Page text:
The Loop was built for the city Rochester once was, rather than the shrunken metropolis that stands today. For this reason much of the beltway carries traffic that could easily be carried by a urban avenue. Furthermore it constricts the downtown area, inhibiting development and isolating adjacent neighborhoods. In 2012 the city was awarded a USDOT TIGER grant to replace the eastern portion of the Loop with a two lane boulevard flanked by street parking.
I-70 - St. Louis
I-70 separates the city from the waterfront of the Mississippi River and Saarinen's iconic arch. Calls for bridging this divide by converting the expressway into an urban boulevard have been long simmering. Park Over The Highway is a $380 million project for a park and pedestrian and bike path that leaps I-70 in connecting the city to the area abutting the river.
I-280 - San Francisco
Meant to be part of a larger web of freeways that was ultimately halted by mid-century protests, the removal of this highway stub would increase the land values of the area by $80 million according to a report by Fourth and King Street Railyards. Replacing the strip with a urban boulevard would open the area for further redevelopment and allow for greater fluidity between neighborhoods. The city's Center for Architecture + Design has hosted a design competition for such a project.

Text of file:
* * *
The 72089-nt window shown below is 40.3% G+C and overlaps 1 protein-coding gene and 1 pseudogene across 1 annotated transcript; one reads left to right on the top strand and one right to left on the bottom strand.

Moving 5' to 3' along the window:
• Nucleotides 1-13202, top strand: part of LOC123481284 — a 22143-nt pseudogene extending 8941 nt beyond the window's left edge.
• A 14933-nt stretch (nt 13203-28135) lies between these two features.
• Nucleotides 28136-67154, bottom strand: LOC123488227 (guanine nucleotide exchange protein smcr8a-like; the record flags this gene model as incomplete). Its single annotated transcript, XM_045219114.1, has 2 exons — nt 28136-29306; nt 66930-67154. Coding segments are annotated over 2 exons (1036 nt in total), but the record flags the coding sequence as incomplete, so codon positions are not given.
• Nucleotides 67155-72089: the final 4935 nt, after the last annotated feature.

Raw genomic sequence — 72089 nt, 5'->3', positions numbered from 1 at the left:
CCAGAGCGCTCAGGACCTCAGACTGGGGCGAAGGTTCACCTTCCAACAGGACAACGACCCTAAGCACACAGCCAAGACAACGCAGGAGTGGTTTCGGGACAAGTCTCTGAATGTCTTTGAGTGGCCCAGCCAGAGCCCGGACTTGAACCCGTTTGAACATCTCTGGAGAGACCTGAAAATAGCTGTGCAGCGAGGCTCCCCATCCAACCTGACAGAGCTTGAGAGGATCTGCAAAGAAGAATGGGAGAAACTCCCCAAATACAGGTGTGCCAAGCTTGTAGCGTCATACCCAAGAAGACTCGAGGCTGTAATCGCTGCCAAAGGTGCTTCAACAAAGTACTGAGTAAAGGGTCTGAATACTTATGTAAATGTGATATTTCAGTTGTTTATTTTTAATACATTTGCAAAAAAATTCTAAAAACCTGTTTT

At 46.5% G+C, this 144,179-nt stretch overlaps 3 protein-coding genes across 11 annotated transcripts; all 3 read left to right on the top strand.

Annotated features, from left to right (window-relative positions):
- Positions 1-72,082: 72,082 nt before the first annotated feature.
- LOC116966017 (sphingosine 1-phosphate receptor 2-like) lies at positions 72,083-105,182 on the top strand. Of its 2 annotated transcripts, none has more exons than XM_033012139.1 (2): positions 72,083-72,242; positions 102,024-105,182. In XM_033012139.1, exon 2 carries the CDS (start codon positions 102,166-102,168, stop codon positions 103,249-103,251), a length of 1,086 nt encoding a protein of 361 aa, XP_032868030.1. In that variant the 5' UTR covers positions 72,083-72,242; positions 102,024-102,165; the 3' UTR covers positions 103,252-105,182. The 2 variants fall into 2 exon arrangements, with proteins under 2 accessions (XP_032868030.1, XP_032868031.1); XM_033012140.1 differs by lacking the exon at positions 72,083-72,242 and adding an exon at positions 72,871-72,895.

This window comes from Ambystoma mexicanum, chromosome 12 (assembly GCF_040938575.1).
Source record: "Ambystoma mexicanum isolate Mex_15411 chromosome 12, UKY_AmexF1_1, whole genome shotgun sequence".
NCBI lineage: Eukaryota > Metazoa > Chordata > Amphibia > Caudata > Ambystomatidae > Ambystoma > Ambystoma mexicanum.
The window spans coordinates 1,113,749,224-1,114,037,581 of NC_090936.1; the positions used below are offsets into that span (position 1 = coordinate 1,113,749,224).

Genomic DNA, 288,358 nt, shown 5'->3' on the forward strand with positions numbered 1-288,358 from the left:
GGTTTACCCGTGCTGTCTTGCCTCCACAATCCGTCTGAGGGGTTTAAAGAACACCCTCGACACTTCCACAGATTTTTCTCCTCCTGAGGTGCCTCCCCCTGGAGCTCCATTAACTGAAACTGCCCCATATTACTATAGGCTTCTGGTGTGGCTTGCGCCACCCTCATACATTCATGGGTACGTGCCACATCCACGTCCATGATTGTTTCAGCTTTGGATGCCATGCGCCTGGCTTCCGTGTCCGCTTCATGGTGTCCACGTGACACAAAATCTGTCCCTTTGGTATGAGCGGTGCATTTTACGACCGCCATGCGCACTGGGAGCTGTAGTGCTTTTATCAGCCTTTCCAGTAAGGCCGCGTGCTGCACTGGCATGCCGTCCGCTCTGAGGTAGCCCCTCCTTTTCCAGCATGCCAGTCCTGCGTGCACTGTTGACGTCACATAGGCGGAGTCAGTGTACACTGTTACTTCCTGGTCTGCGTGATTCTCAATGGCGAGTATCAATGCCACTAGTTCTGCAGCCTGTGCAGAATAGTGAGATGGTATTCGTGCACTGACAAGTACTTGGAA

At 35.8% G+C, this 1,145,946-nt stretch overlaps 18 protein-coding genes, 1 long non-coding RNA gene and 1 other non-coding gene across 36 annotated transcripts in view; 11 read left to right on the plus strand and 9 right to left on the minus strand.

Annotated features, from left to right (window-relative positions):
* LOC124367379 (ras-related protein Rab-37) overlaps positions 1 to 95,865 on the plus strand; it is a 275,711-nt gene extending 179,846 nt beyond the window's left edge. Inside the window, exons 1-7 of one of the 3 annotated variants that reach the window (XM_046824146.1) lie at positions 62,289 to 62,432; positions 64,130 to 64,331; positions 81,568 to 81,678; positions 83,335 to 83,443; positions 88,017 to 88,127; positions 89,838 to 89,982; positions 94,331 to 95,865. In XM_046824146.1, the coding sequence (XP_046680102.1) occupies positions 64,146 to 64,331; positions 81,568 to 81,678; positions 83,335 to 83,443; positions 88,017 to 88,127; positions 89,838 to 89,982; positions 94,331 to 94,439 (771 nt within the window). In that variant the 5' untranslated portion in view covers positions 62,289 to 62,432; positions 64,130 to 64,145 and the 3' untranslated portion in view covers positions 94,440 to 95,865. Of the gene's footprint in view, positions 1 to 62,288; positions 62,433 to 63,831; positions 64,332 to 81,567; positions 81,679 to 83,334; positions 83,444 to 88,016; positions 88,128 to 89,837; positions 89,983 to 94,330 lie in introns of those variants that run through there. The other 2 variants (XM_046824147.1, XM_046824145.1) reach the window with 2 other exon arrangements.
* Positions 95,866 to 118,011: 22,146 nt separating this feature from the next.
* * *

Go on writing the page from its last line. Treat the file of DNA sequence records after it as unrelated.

I-375 - Detroit
This 1.06 mile strip served to divide portions of the city and contributed to the isolation and subsequent decay of once thriving black neighborhoods. Detroit's drop in population has lead to a 13% decrease in usage since 2009. In December of 2013, Detroit's Downtown Development Authority moved forward with alternative plans for the highway, with particular focus on converting the road into a more pedestrian-friendly thoroughfare.
Terminal Island Freeway - Long Beach
As it stands the freeway currently serves a mere 14,000 vehicles a day, numbers that could drop further if plans to expand the Intermodal Container Transfer Facility come to fruition, a development that would redirect significant freight traffic in the area. Local nonprofit urban design studio City Fabrick have spear-headed a movement to convert the road into a greenbelt that would act as a buffer between residential districts and industrial port infrastructure. In 2013 the plan was awarded a Caltrans grant.